24 Mar 2010

Austrian vs. Fed Debate

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Yesterday at Campbell Law School in Raleigh, NC I had a friendly debate with Matthew Martin, a senior vice president at the Federal Reserve Bank of Richmond. The topic was, “Did the Fed Avert a Second Great Depression?”

The format was a 15-minute intro by Matt, a 15-minute intro by me, then 5-minute rebuttals by each, and then audience Q&A. Matt was very intellectually honest, and I hope I was too.

Here is the full video, but on my computer I’m having trouble watching it; it’s rather choppy. Let me know in the comments please if you are able to watch it. (Thanks to Mitch Kokai of the John Locke Foundation for recording it.)

4 Responses to “Austrian vs. Fed Debate”

  1. Nico says:

    Works well here. If it doesn’t, try letting it load before playing.

    Interesting video.

  2. Ash Navabi says:

    I tried watching the video on a Mac at my school and it didn’t work, but I just saw it in all its glory on my PC at home.

    The Fed economist seems like a really nice guy–“Intellectually honest”, as you would say.

    On the point about the ’20-’21 depression: I wrote a paper for my school where I basically sited the same thing, and the economy after ’45, and said that, “look, if government expenditure is so great, how come after WWs I and II when G dropped substantially, that the economy didn’t have a death spiral?” My prof, who was generally very positive about the paper, commented something along the lines of “post-war economies are different”.

    Is there/has there been a full exposition of this claim by anyone, Austrian or otherwise?

  3. bobmurphy says:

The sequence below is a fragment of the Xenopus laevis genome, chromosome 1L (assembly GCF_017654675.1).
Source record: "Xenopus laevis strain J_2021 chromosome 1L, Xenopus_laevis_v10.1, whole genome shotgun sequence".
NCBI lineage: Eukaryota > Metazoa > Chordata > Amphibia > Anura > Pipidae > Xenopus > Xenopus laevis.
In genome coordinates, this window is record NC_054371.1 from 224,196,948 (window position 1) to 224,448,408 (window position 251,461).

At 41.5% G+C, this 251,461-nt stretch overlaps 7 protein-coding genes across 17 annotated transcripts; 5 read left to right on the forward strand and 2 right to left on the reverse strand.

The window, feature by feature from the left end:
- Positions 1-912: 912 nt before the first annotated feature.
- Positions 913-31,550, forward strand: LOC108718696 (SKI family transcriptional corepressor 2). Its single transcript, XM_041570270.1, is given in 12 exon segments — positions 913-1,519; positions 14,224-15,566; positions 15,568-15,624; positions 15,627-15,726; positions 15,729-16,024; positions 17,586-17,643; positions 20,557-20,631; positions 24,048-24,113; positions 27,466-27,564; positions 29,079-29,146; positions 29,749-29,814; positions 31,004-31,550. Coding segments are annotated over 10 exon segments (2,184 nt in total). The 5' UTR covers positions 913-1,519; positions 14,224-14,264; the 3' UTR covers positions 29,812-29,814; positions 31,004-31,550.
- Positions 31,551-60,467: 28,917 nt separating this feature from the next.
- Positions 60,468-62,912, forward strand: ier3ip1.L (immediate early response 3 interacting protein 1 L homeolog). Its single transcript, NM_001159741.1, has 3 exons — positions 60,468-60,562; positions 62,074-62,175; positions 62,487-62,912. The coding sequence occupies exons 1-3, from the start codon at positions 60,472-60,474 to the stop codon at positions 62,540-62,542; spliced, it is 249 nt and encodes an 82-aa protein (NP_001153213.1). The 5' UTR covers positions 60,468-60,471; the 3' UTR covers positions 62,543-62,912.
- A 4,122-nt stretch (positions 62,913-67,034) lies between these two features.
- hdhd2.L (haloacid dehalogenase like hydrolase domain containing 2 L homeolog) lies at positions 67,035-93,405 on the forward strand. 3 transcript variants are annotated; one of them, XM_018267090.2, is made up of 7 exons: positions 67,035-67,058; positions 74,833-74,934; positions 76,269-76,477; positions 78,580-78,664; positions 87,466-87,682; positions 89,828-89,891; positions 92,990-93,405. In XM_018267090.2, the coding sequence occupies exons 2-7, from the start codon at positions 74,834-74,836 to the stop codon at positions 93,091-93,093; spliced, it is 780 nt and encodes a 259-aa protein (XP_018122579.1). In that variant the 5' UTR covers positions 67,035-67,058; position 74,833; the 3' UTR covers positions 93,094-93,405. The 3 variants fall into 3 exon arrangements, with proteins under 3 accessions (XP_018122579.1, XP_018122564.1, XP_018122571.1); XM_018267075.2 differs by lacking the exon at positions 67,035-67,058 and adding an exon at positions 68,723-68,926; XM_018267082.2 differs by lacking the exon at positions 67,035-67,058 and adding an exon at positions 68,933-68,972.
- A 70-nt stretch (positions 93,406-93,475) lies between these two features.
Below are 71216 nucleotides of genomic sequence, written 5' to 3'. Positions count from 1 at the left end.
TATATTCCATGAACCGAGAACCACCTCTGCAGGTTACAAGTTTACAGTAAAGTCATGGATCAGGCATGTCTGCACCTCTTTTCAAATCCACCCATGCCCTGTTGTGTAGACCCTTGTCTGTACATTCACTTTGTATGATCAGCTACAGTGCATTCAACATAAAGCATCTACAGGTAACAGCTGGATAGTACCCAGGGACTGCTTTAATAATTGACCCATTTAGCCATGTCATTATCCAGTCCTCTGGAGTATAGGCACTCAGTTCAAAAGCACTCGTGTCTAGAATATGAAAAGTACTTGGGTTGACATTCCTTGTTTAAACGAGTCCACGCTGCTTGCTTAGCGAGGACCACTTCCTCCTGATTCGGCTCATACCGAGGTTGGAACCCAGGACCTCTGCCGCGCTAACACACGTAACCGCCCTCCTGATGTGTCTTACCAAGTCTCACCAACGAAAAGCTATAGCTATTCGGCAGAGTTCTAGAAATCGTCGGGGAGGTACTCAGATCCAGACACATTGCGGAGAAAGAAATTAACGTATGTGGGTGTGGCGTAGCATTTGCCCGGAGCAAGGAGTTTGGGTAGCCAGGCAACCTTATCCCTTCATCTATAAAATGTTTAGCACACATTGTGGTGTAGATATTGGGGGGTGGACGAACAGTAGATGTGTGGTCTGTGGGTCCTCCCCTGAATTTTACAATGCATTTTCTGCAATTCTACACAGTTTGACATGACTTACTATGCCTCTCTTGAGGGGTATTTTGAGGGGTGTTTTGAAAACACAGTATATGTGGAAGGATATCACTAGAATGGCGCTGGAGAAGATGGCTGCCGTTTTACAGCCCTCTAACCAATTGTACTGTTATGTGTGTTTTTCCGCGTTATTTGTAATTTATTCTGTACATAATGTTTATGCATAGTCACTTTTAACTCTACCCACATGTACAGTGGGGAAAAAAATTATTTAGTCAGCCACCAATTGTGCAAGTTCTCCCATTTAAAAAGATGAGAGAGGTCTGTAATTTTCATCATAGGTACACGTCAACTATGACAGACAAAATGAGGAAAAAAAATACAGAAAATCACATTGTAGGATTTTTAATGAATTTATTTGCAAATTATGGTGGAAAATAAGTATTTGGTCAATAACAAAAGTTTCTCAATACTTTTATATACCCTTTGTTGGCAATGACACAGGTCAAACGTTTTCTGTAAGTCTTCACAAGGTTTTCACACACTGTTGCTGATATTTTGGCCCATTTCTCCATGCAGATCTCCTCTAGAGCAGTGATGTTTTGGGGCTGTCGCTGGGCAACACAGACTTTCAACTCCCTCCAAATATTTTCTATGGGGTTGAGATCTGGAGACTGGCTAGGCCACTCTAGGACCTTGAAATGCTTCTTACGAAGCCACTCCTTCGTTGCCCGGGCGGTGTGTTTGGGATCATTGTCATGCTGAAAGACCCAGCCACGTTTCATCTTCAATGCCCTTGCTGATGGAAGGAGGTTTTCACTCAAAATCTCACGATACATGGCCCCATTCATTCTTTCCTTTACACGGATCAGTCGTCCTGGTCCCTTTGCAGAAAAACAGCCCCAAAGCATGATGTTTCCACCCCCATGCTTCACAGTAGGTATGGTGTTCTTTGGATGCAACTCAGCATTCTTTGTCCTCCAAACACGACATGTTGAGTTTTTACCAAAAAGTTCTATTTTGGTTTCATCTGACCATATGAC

Ash, I don’t know of such an exposition.

  4. Evan says:

    Dr. Murphy,

    In one of the questions at the end about your views on the ideal means of money creation, you mention that in a free banking market, demand deposits would need to be kept as 100% reserves. However, didn’t fracitional reserve banking develop out of an essentially free market when money warehousers noticed that, at any given time, only a small fraction of the depositors actually asked for their deposits?

    In a free market system, with no FDIC, wouldn’t the banks instead be able to buy private deposit insurance that would cover these deposits in the event of a run on that bank? Wouldn’t this allow them to utilize a fractional reserve policy as long as they kept their reserve ratio and depositor profile (to avoid some kind of engineered run) responsible enough to minimize the risk of a run to the satisfaction of their deposit insurer?

    It just seems to me like an inefficient allocation of resources to me that you know for sure that a large percentage of hard money will just be sitting idle. Is there a point I’m missing regarding the feasability of a fractional reserve system in a free market?